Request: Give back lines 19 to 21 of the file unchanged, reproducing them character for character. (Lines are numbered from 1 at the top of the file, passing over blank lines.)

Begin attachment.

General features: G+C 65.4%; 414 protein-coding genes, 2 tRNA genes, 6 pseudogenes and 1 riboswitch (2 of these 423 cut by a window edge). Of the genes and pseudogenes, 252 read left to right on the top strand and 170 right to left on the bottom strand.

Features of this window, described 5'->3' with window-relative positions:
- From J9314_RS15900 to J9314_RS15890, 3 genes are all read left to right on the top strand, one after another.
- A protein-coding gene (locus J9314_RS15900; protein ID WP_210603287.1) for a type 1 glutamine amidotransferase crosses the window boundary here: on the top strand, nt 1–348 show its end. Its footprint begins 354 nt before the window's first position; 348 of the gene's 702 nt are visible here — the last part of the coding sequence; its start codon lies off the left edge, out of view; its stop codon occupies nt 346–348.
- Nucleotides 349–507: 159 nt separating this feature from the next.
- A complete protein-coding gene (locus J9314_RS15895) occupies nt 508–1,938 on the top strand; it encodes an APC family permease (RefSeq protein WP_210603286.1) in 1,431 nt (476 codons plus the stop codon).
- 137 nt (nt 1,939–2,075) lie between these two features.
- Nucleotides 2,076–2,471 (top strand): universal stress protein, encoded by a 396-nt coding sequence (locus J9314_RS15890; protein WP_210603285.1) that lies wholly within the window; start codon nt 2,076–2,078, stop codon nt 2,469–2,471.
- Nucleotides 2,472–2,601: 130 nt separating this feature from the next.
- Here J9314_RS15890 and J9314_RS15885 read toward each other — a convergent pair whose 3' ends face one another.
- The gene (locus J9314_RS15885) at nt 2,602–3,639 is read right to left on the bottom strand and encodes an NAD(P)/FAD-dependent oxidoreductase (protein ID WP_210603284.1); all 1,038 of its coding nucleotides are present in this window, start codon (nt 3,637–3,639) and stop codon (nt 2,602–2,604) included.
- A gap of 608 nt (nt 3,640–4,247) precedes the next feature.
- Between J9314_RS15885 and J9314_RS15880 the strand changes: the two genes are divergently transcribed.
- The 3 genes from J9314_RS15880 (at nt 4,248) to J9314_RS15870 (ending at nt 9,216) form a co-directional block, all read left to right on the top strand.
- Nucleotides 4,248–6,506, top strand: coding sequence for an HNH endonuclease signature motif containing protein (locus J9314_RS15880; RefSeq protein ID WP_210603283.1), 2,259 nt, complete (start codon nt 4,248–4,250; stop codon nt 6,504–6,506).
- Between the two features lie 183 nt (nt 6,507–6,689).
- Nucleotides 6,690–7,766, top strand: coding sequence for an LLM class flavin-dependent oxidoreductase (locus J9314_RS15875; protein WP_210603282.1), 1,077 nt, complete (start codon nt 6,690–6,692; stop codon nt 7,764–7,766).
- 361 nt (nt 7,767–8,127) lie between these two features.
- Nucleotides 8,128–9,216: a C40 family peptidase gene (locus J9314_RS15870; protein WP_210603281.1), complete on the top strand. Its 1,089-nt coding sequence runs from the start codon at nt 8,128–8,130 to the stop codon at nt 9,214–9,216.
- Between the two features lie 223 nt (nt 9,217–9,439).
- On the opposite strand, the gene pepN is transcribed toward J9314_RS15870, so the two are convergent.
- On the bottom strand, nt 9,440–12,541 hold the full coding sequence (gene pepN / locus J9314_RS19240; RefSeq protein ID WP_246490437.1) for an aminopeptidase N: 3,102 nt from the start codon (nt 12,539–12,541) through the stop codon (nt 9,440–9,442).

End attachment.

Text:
- Nucleotides 8,128–9,216: a C40 family peptidase gene (locus J9314_RS15870; protein WP_210603281.1), complete on the top strand. Its 1,089-nt coding sequence runs from the start codon at nt 8,128–8,130 to the stop codon at nt 9,214–9,216.
- Between the two features lie 223 nt (nt 9,217–9,439).
- On the opposite strand, the gene pepN is transcribed toward J9314_RS15870, so the two are convergent.